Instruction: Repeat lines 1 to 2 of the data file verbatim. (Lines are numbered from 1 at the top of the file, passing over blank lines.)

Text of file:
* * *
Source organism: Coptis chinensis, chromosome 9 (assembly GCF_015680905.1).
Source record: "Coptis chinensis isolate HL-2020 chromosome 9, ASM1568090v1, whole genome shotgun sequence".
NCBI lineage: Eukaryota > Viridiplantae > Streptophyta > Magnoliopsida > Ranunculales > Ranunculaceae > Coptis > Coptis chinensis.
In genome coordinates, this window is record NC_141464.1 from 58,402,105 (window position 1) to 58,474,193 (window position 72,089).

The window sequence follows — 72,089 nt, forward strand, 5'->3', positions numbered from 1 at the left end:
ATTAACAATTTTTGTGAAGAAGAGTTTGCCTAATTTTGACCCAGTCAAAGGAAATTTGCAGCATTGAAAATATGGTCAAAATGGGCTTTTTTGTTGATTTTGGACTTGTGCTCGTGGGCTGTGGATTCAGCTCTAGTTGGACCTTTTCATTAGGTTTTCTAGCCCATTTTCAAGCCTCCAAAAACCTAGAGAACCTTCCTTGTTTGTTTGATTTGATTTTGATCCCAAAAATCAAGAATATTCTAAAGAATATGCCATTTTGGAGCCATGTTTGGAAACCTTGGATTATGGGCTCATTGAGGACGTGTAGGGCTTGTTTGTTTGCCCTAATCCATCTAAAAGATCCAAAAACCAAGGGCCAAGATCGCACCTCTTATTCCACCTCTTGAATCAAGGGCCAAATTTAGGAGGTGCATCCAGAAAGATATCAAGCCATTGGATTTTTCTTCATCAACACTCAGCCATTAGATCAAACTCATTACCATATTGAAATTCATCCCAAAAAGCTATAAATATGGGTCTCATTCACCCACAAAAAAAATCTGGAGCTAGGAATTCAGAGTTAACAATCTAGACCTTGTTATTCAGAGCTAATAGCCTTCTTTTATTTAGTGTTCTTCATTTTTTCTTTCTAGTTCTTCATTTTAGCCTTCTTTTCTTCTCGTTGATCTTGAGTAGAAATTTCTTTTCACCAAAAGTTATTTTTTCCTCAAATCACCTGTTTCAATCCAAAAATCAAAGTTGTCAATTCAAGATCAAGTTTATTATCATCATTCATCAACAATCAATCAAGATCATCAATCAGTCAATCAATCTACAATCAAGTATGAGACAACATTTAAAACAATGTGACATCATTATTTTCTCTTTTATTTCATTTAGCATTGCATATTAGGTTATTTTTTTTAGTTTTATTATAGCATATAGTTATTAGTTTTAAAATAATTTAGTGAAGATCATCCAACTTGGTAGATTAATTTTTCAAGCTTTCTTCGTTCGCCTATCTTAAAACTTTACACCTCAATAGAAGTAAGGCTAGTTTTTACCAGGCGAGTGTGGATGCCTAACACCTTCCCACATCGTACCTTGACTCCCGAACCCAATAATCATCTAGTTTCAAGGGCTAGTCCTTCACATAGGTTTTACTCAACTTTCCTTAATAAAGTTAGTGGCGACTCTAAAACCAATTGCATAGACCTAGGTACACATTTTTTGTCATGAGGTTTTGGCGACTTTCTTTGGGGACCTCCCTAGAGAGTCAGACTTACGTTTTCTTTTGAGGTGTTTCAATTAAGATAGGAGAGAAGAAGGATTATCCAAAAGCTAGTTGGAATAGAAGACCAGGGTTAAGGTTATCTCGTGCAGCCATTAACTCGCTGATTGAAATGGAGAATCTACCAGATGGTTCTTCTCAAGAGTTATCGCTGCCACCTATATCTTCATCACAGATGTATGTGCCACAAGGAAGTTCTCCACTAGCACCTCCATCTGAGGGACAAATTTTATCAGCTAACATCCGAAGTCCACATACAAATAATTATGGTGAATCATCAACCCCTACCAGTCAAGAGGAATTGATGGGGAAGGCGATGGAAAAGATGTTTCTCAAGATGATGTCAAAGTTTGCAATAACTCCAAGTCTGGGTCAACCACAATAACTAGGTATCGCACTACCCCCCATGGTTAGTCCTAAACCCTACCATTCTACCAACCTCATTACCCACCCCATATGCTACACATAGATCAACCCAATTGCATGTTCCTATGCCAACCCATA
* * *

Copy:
Source organism: Coptis chinensis, chromosome 9 (assembly GCF_015680905.1).
Source record: "Coptis chinensis isolate HL-2020 chromosome 9, ASM1568090v1, whole genome shotgun sequence".